But how important is self-awareness, really, in creating an artificial mind on par with ours? According to quantum computing pioneer and Oxford physicist David Deutsch, not very.
In an excellent article in Aeon, Deutsch explores why artificial general intelligence (AGI) must be possible, but hasn’t yet been achieved. He calls it AGI to emphasize that he’s talking about a mind like ours, that can think and feel and reason about anything, as opposed to a complex computer program that’s very good at one or a few human-like tasks.
Simply put, his argument for why AGI is possible is this: Since our brains are made of matter, it must be possible, in principle at least, to recreate the functionality of our brains using another type of matter — specifically circuits.
As for Skynet’s self-awareness, Deutsch writes:
That’s just another philosophical misconception, sufficient in itself to block any viable approach to AGI. The fact is that present-day software developers could straightforwardly program a computer to have ‘self-awareness’ in the behavioural sense — for example, to pass the ‘mirror test’ of being able to use a mirror to infer facts about itself — if they wanted to. As far as I am aware, no one has done so, presumably because it is a fairly useless ability as well as a trivial one.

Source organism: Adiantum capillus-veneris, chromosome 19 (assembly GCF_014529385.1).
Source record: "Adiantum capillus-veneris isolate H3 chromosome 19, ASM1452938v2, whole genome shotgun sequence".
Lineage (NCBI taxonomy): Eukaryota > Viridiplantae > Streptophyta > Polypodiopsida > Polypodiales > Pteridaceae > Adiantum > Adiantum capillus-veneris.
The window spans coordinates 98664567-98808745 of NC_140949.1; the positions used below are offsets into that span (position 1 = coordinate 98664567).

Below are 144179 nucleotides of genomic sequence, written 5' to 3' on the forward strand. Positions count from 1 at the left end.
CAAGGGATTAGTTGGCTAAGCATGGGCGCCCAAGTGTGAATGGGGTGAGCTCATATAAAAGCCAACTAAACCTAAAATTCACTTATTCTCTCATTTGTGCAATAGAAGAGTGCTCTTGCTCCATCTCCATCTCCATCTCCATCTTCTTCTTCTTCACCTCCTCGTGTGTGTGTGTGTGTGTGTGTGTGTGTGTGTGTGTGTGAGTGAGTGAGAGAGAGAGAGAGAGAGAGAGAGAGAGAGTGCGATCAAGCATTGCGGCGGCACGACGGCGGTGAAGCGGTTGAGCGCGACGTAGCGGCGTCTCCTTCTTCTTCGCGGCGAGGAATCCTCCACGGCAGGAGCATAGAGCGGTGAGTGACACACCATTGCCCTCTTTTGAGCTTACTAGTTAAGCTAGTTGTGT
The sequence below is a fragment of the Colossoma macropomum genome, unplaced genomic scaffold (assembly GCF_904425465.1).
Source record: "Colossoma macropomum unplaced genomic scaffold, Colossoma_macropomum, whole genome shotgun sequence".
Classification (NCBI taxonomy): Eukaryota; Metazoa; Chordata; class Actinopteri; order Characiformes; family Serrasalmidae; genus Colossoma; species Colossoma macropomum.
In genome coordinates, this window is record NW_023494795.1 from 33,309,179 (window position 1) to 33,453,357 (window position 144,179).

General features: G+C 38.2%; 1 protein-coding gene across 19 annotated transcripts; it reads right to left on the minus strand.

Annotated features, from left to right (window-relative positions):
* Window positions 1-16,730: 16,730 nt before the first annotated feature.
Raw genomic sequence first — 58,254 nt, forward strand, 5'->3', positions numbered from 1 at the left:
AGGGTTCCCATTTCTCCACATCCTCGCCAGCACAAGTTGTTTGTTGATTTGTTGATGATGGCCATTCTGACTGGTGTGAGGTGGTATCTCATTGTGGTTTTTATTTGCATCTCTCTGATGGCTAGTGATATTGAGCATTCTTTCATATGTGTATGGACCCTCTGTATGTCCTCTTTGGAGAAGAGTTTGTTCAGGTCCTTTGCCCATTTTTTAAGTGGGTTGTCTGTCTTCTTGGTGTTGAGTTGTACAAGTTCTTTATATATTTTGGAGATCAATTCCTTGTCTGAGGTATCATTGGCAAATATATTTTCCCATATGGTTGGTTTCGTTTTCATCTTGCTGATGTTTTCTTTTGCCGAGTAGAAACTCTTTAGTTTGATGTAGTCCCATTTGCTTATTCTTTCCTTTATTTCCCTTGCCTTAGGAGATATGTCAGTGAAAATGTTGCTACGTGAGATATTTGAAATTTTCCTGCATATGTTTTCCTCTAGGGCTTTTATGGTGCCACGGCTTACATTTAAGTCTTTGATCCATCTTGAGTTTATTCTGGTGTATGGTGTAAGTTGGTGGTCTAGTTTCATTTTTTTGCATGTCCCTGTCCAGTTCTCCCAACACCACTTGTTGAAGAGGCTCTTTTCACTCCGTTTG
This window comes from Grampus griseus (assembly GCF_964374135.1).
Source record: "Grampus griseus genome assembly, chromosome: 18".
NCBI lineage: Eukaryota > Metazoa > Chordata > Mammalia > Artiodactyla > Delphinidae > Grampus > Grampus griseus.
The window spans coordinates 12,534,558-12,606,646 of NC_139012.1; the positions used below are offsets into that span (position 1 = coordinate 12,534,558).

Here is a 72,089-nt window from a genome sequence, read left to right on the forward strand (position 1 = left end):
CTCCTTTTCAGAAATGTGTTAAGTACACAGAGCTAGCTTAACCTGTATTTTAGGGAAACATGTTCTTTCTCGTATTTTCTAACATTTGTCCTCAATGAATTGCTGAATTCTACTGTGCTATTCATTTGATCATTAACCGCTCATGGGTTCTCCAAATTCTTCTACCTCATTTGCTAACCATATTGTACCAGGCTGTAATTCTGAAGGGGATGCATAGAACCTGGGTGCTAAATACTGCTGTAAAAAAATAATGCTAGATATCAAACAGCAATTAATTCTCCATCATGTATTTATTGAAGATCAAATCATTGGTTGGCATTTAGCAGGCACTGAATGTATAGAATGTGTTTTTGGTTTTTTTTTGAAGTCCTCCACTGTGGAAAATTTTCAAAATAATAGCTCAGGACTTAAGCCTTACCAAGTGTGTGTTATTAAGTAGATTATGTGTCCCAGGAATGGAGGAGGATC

If we really want to create artificial intelligence, we have to understand what it is we’re trying to create. Deutsch persuasively argues that, as long as we’re focused on self-awareness, we miss out on understanding how our brains actually work, stunting our ability to create artificially intelligent machines.
What matters, Deutsch argues, is “the ability to create new explanations,” to generate theories about the world and all its particulars. In contrast with this, the idea that self-awareness — let alone real intelligence — will spontaneously emerge from a complex computer network is not just science fiction. It’s pure fantasy.